Monday, February 8, 2016

Pan-Baked Lemon-Almond Tart

I have an interest in any recipe that includes lemon and the fact that this also includes eggs and almonds sweetens the deal. In the video for this recipe, Mark Bittman describes it more as an almond frittata than a "tart." It did make me wonder why it's called a tart. My best guess is that this does bear some similarities to tart filling as it combines cream and eggs and could turn out like a custard, but a better bet is that it'll get more page views as a "tart" than a "frittata."

Given the unusual nature of the recipe, I read through the comments carefully before making it. A lot of the people who tried it weren't particularly happy with the outcome. Some people complained that it tasted like scrambled eggs. Some said that it completely fell apart. Others said that it'd didn't set in the middle at all. No small number experienced it sticking to the pan. These were all concerns that didn't dissuade me so much as make me decide to alter the preparation a bit. I decided to take on each of these issues and alter the method to (hopefully) avoid the undesired outcome.

My initial inclination was to use a stainless steel pan, but the sticking issue made me reconsider and I went with an oven-safe non-stick pan instead. The comments about it being like scrambled eggs made me wonder if the ingredients weren't incorporated well enough in those cases or the ground almonds were too coarse. I got around this by using a blender to blend everything except the sliced almonds. I tossed everything in and then poured the mixture into a bowl then stirred in the sliced almonds at the end.

In terms of dealing with the failure to set, my best guess was that it was because of the high fat content of the cream making it too custard-like in the center so I used half and half instead of cream. Well, that's not precisely true. I used half and half because it is what I had on hand and I figured it could also, perhaps stop the problem with it not setting. Finally, though I kept all of the rest of the ingredients the same, I also added a teaspoon of vanilla as I've found it tends to round out strong lemon flavors in sweet dishes.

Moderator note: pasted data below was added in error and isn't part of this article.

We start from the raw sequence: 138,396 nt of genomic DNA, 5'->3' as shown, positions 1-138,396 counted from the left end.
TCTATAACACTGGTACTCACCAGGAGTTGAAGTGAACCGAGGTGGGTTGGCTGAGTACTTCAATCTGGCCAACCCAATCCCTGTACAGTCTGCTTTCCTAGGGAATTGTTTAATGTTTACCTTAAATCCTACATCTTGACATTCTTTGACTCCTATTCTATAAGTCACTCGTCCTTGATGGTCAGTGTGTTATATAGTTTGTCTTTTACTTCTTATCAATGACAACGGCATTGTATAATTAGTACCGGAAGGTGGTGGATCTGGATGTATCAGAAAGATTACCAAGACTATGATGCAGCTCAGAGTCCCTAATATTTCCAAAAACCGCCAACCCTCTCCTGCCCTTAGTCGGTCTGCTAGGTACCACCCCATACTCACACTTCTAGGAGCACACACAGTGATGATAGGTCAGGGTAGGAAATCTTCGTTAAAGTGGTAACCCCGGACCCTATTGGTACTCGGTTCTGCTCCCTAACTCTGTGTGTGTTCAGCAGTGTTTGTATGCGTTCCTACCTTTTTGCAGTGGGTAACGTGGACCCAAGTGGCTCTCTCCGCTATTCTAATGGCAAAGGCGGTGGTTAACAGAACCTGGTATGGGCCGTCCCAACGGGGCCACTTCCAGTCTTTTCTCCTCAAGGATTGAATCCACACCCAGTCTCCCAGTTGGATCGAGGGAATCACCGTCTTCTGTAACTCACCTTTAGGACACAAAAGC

My dish set just fine and it smelled fantastic. This is what it looked like after the baking. I did not bother to put it under the broiler as it was brown enough for me already:

I decided another thing that I'd do to decrease the chances that it would fall apart was to allow it to cool a fair bit before removing it. When I put a plate on the top and un-molded it, all but a few little bits came out. It was happy that it came out so clean, but the pale bottom wasn't so appealing looking so I took another plate and flipped it over again. That was probably not a good idea as a few cracks formed in it as the top was wider than the bottom and it was too delicate to support the structure. I noted that even the picture on the Times recipe page shows a slice with a crack in it (though it is largely covered and obscured by angle and powdered sugar). I'm guessing this isn't easily going to stay together as a solid mass.

In terms of the experience of eating it, it's definitely interesting and generally in a good way. The interior of mine was a bit like cottage cheese married to custard. It has a thick, rough, pudding type of consistency. The taste was super lemony. In fact, the almonds largely contributed texture since the lemon flavor overwhelmed nearly everything else. If I were to make this again, I'd cut down on the lemon flavoring, double the vanilla essence, and maybe add some almond extract to boost the almond flavor more. It could also, I think benefit from a touch of salt.

It's not a bad dish at all, and I'm pleased that I overcame the textural problems that commenters experienced, but I do believe the flavors need to be tweaked. I think this could be an excellent breakfast dish with a few adjustments.

Update: This was better the next day. The texture and flavors seemed to have "settled" in a way that is more cohesive. The lemon is still quite potent, but not as overwhelming. I'm storing the remaining slices in the refrigerator and found the second slice was better than the first. I did microwave the second slice for 10 seconds to remove the hard, cold feeling from it and bring it closer to room temperature, but I don't think is as good served warm.

Next time I make this, I will leave out the sliced almonds as I think they actually detract from the texture and are adding little to the flavor. Instead, I'll add a teaspoon of both almond and vanilla extract to round out the flavor profile and leave a cleaner textural experience. 

No comments:

Post a Comment

Please remember that there is a person on the other end of this blog. Consider whether or not you'd say what you're saying if you were face to face with me. And then consider that I have the power to ignore your comment if you have poor manners and that you'll be wasting your time if you're rude.